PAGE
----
Brewing Chinese tea- It’s not that hard after all

There is a common misunderstanding that brewing Chinese tea is a challenging task, only achievable if you had years of training and can comprehend arcane references.

Here is a simple way to brew and enjoy pu-er (but you can use it for black tea and oolong as well). I hope it will encourage you to try.

First the essentials

As you can see what you need is

1) The ‘pot’- this is actually a variation of the gaiwan known as shouzhuawan- literally the handheld bowl.

2) Serving cups

3) A spatula to scoop out the tea leaves from the container. It is not recommended to use your bare hands as your fingers emit oils that would spoil the taste of tea leaves that are stored inside.

4) A serving pitcher- as known as a ‘Fairness’ Cup.

When you are pouring tea out from the pot, the first bit would be bland while the last bit would be thicker. To prevent your guest from having uneven intensity, you can pour it into the fairness cup and serve from there.

5) The wooden box is known as a chapan- literally a tea plate. This has two uses. First to contain the water that you will pour out (more on that later). Two, so you don’t spill water on your table

6) Tea leaves of course- here I have shown pu-erh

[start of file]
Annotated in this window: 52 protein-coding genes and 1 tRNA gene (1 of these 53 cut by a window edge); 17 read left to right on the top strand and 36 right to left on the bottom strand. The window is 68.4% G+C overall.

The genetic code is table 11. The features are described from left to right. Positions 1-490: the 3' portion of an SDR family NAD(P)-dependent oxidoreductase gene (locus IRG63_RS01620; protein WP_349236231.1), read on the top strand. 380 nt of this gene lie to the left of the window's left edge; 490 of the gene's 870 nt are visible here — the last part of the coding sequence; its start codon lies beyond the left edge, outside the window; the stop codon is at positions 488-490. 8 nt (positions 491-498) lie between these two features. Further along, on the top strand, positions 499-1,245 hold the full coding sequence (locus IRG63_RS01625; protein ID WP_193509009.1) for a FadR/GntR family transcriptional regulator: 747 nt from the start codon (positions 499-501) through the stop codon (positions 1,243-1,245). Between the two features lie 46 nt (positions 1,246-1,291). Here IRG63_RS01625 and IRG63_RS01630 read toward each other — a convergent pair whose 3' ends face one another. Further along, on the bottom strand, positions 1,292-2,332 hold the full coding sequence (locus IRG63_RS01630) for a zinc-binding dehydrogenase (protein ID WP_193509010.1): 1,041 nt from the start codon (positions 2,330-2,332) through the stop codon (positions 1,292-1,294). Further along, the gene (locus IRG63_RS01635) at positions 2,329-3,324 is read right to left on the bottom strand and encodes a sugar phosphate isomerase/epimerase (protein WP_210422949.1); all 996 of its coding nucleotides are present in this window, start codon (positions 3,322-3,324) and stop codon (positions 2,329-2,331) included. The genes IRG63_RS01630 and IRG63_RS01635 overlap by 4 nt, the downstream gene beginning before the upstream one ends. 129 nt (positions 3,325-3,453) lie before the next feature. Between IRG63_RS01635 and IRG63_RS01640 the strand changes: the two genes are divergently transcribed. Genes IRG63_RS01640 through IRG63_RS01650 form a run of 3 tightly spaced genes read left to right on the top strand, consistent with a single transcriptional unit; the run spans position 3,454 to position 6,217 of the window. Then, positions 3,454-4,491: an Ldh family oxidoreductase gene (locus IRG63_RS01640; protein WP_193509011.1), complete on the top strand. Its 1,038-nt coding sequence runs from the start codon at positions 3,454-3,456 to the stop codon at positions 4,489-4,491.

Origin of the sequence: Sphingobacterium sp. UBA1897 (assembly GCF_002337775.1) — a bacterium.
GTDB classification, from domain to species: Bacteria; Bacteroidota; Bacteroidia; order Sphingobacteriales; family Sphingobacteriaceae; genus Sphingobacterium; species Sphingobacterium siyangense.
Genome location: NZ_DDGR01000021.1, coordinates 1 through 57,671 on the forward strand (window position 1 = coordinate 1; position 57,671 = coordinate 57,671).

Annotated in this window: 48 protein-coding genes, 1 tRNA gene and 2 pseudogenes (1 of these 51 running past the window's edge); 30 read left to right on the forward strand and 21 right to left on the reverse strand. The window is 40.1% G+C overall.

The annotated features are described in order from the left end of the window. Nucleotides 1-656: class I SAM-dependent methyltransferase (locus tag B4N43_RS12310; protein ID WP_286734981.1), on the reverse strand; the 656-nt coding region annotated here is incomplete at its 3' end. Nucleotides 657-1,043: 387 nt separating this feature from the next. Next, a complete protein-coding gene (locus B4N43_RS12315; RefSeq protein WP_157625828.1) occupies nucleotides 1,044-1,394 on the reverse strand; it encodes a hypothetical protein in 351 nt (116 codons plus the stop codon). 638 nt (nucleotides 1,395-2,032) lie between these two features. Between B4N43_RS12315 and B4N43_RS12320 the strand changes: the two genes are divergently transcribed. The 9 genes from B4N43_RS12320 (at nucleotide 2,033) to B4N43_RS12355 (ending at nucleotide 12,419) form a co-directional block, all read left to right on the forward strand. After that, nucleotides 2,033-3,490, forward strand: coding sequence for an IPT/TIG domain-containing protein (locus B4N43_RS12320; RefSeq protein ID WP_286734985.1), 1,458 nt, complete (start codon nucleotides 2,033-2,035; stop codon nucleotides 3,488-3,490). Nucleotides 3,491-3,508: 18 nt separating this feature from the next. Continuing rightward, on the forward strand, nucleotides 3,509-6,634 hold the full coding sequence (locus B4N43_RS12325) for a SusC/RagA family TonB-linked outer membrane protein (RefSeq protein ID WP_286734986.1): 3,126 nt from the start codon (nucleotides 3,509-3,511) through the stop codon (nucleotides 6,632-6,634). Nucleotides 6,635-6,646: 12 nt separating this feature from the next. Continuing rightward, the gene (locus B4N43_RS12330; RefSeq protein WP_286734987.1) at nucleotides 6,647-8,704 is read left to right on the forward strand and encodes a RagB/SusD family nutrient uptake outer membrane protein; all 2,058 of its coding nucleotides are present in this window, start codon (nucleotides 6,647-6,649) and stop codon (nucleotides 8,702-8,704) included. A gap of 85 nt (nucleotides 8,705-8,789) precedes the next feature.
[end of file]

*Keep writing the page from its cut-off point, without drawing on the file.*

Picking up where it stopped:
7) A kettle (not shown in the picture)- naturally, where else are you going to get boiling water.

Here are your simple steps:

1) Boil water

2) Add boiling water to the pot and cups and pour it into the chapan

3) Add roughly 1:20 leaves to water ratio to the pot. In this case, it is a 200ml pot, I added about 4g of leaves or two spatula

4) Add boiling water into the tea pot, cover the lid and pour it out into the chapan within 3-5 secs. This is known as washing the tea leaves, especially important for pu-er because of its long storage period.

5) You can see the leaves start to unfurl. Add boiling water to the pot. Cover the lid and pour it out almost immediately unto the serving pitcher

6) Pour out into the serving cups and enjoy

7) You can re-steep 3-4 more times for pu-er

The above steps also work well for black tea- generally they can be steeped a total of 2-3 times (excluding the washing of tea leaves)

Oolong as well, although you might want to pour the boiling water on the serving pitcher to reduce water temperature to about 95 c before pouring into the tea pots. 3-4 brews total for oolong.

For green tea, low water temperature is paramount so you can’t use this method but I will blog about it in a later posts.

Hope this helps you to get started and enjoy Chinese tea!

This entry was posted in Brewing, Culture, Tea Utensils and tagged , , . Bookmark the permalink.

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